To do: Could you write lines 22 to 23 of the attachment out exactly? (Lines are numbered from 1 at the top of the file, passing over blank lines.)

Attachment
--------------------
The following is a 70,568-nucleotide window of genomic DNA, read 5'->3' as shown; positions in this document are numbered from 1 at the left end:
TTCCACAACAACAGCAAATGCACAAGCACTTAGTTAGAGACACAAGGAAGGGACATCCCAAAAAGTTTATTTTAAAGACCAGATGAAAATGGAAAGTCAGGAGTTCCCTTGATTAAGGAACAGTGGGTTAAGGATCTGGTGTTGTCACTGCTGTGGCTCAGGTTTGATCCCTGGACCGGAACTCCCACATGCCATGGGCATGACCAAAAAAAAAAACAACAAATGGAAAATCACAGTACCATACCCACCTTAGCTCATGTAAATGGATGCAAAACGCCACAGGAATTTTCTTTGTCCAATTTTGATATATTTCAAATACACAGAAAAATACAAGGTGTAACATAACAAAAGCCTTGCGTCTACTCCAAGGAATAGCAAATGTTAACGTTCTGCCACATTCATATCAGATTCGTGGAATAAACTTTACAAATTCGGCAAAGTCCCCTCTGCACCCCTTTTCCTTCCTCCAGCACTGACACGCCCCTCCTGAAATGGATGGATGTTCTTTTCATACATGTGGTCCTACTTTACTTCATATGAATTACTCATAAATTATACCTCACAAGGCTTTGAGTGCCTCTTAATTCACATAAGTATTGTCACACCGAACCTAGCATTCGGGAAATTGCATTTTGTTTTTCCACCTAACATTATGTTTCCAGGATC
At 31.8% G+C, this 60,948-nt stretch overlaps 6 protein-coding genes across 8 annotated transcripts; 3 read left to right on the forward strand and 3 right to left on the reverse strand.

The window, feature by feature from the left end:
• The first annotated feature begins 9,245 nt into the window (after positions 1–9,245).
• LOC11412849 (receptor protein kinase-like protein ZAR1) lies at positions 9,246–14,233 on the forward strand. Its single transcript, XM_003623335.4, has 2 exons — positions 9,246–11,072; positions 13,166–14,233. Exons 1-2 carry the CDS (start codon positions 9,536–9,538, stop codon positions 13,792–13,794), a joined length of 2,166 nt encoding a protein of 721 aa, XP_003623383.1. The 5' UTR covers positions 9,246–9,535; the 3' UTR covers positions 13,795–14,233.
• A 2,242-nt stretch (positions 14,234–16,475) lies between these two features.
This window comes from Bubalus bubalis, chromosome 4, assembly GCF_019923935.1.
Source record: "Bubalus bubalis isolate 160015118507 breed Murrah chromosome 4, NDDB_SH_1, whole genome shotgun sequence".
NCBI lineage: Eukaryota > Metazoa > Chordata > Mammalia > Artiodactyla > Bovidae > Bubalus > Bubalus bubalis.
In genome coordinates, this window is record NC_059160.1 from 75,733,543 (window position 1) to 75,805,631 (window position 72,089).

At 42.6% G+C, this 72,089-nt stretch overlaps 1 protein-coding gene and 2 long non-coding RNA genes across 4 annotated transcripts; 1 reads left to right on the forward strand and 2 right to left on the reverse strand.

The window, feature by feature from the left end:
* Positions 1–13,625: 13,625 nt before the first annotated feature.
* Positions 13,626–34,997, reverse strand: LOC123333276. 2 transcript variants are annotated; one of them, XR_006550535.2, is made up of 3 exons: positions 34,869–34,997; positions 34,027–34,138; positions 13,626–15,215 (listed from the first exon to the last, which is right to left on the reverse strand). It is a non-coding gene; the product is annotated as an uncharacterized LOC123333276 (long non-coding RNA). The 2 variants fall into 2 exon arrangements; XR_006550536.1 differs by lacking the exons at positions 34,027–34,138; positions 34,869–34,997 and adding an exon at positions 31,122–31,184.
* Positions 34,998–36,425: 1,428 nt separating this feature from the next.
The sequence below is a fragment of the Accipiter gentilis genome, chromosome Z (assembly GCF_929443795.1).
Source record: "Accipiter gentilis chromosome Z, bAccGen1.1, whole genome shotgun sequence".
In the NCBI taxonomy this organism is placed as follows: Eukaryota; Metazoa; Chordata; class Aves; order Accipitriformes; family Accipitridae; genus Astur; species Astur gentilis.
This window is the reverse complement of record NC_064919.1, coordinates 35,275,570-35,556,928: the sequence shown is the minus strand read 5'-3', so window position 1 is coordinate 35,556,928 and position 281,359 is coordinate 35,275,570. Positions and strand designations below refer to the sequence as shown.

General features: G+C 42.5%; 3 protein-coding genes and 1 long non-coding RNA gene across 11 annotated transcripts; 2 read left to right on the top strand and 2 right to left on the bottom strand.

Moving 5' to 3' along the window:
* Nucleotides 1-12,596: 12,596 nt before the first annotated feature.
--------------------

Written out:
Moving 5' to 3' along the window:
* Nucleotides 1-12,596: 12,596 nt before the first annotated feature.